Abstract 3431: Comparison of Coronary Plaque Characteristics Between Diabetic and Non-Diabetic Subjects: An in-vivo Optical Coherence Tomography Study
Background: Diabetes mellitus (DM) is a major risk factor for coronary heart disease. Data from patients following directional coronary atherectomy and in subjects with sudden cardiac death have demonstrated an increased macrophage content and larger necrotic core in subjects with diabetes compared to non-diabetics. Optical coherence tomography (OCT) is a high resolution imaging modality capable of identifying these plaque characteristics. The aim of this study was to compare in-vivo, plaque characteristics between diabetic and non-diabetic subjects using OCT imaging.
Methods: OCT imaging of the angiographically detectable lesions in the culprit vessel was performed in patients undergoing cardiac catheterization. Lipid was semi-quantified as the number of quadrants on the cross-sectional image of a plaque and when present in ≥ 2 quadrants, the plaque was considered a lipid-rich plaque. Fibrous cap thickness was measured at its thinnest part. Thin-cap fibroatheroma (TCFA) were defined as a lipid rich plaque with fibrous cap thickness <65μm. Macrophage density was calculated as the normalized standard deviation of the optical signal within the fibrous cap.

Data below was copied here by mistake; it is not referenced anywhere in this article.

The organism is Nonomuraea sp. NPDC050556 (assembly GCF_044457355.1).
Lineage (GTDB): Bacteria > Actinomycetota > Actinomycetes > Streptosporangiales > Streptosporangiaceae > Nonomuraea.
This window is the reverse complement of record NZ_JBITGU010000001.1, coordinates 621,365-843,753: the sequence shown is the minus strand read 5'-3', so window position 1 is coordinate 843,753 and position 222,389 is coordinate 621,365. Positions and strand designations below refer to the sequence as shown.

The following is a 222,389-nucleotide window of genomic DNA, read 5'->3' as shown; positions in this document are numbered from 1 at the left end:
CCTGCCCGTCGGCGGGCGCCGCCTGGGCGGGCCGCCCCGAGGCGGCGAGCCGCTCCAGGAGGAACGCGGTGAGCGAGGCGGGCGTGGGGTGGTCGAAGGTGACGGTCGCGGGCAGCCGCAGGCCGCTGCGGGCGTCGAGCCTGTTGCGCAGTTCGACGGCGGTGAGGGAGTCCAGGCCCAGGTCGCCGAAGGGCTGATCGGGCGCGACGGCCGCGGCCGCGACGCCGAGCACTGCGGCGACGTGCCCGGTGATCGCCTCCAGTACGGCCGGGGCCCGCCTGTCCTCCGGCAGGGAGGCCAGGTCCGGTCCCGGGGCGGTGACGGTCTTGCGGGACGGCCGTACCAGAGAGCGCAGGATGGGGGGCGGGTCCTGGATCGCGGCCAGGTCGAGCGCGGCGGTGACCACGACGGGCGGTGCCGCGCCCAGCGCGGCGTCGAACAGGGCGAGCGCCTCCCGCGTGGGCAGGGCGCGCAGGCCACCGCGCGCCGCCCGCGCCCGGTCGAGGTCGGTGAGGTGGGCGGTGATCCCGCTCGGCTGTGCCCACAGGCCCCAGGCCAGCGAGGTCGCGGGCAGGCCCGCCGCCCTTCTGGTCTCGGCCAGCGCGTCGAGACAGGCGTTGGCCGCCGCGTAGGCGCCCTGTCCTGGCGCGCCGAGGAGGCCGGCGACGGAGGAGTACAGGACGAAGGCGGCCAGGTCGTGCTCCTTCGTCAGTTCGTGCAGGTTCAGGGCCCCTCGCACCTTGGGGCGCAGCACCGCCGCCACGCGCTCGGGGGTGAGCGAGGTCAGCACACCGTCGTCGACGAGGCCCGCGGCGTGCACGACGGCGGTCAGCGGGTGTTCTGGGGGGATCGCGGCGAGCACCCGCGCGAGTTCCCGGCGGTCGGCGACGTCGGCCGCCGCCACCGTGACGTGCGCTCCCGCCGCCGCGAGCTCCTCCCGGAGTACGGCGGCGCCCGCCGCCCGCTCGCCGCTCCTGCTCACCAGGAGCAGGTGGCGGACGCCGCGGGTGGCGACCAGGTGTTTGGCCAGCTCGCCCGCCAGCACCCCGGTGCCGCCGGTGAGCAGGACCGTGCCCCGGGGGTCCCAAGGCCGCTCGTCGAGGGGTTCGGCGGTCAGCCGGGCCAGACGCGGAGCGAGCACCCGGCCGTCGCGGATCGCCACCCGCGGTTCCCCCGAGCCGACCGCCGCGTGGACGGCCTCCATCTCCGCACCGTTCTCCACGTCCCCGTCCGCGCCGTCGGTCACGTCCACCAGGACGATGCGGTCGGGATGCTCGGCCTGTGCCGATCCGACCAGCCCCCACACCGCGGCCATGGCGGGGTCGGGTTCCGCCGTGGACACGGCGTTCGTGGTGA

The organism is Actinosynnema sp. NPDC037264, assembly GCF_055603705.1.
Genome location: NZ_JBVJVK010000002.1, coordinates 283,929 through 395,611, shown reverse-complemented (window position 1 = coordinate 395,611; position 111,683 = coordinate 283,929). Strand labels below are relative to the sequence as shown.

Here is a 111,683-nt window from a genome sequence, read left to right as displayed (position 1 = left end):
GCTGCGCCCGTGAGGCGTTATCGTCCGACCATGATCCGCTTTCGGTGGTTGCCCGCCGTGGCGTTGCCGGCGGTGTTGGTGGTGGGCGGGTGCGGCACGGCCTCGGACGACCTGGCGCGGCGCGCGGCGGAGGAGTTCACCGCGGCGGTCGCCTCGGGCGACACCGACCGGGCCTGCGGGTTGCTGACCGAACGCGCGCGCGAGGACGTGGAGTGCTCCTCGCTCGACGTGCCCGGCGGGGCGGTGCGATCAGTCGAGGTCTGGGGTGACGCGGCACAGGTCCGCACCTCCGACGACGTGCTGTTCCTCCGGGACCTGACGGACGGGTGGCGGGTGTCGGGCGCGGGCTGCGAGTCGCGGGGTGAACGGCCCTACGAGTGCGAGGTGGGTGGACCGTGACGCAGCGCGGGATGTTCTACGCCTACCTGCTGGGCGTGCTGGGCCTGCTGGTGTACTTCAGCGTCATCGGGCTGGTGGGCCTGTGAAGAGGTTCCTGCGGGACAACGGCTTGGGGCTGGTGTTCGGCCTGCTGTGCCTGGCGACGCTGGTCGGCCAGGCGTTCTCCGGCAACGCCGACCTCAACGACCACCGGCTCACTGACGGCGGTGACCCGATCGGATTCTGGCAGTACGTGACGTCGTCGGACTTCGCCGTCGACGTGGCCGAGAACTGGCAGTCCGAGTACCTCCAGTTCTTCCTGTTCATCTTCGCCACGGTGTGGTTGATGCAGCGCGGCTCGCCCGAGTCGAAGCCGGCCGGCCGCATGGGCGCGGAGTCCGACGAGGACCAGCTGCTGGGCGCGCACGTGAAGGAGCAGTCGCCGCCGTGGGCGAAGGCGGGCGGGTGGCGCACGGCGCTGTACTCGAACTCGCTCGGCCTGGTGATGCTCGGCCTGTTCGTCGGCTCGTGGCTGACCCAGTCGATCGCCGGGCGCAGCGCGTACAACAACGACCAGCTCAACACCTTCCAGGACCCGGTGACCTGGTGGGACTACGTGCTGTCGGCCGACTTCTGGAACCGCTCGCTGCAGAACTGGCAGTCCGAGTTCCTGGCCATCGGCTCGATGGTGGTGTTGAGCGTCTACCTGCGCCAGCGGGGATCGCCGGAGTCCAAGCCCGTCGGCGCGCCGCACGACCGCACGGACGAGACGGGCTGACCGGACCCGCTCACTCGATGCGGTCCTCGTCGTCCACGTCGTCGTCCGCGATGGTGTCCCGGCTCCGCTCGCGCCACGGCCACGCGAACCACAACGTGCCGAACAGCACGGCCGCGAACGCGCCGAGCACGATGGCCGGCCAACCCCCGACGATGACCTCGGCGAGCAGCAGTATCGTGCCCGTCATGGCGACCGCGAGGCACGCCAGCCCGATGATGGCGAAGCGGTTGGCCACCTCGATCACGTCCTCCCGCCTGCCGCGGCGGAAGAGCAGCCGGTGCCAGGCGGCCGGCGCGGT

Results: Among 82 plaques from 63 patients, 19 (24%) plaques were from 16 patients with DM. Both groups were similar in their baseline characteristics except for the serum glucose level. No significant differences were noted in plaque characteristics between diabetics and non-diabetics (Table⇓).
Conclusion: There were no significant differences in coronary plaque characteristics including lipid pool, fibrous cap thickness, TCFA, and macrophage density between patients with DM compared to those without DM.